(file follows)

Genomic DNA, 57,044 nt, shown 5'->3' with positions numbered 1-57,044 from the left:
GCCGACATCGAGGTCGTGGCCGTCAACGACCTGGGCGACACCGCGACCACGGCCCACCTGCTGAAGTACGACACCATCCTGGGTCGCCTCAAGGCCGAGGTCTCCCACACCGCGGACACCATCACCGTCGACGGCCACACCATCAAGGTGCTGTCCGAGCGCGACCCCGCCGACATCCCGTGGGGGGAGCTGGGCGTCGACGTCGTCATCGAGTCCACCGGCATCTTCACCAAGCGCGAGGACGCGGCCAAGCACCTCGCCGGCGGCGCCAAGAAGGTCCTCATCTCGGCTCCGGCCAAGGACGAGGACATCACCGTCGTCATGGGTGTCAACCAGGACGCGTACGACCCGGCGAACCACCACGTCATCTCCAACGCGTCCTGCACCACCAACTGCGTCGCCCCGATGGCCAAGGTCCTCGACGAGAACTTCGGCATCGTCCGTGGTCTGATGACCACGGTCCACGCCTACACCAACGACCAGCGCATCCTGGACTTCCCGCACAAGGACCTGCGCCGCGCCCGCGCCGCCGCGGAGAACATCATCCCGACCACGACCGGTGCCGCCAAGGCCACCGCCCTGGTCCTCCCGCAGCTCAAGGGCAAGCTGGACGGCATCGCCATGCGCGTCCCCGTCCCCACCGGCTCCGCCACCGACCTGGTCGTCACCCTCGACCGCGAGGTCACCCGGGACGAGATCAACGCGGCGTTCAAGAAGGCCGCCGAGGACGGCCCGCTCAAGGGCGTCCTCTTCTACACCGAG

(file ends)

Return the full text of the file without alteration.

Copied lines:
Genomic DNA, 57,044 nt, shown 5'->3' with positions numbered 1-57,044 from the left:
GCCGACATCGAGGTCGTGGCCGTCAACGACCTGGGCGACACCGCGACCACGGCCCACCTGCTGAAGTACGACACCATCCTGGGTCGCCTCAAGGCCGAGGTCTCCCACACCGCGGACACCATCACCGTCGACGGCCACACCATCAAGGTGCTGTCCGAGCGCGACCCCGCCGACATCCCGTGGGGGGAGCTGGGCGTCGACGTCGTCATCGAGTCCACCGGCATCTTCACCAAGCGCGAGGACGCGGCCAAGCACCTCGCCGGCGGCGCCAAGAAGGTCCTCATCTCGGCTCCGGCCAAGGACGAGGACATCACCGTCGTCATGGGTGTCAACCAGGACGCGTACGACCCGGCGAACCACCACGTCATCTCCAACGCGTCCTGCACCACCAACTGCGTCGCCCCGATGGCCAAGGTCCTCGACGAGAACTTCGGCATCGTCCGTGGTCTGATGACCACGGTCCACGCCTACACCAACGACCAGCGCATCCTGGACTTCCCGCACAAGGACCTGCGCCGCGCCCGCGCCGCCGCGGAGAACATCATCCCGACCACGACCGGTGCCGCCAAGGCCACCGCCCTGGTCCTCCCGCAGCTCAAGGGCAAGCTGGACGGCATCGCCATGCGCGTCCCCGTCCCCACCGGCTCCGCCACCGACCTGGTCGTCACCCTCGACCGCGAGGTCACCCGGGACGAGATCAACGCGGCGTTCAAGAAGGCCGCCGAGGACGGCCCGCTCAAGGGCGTCCTCTTCTACACCGAG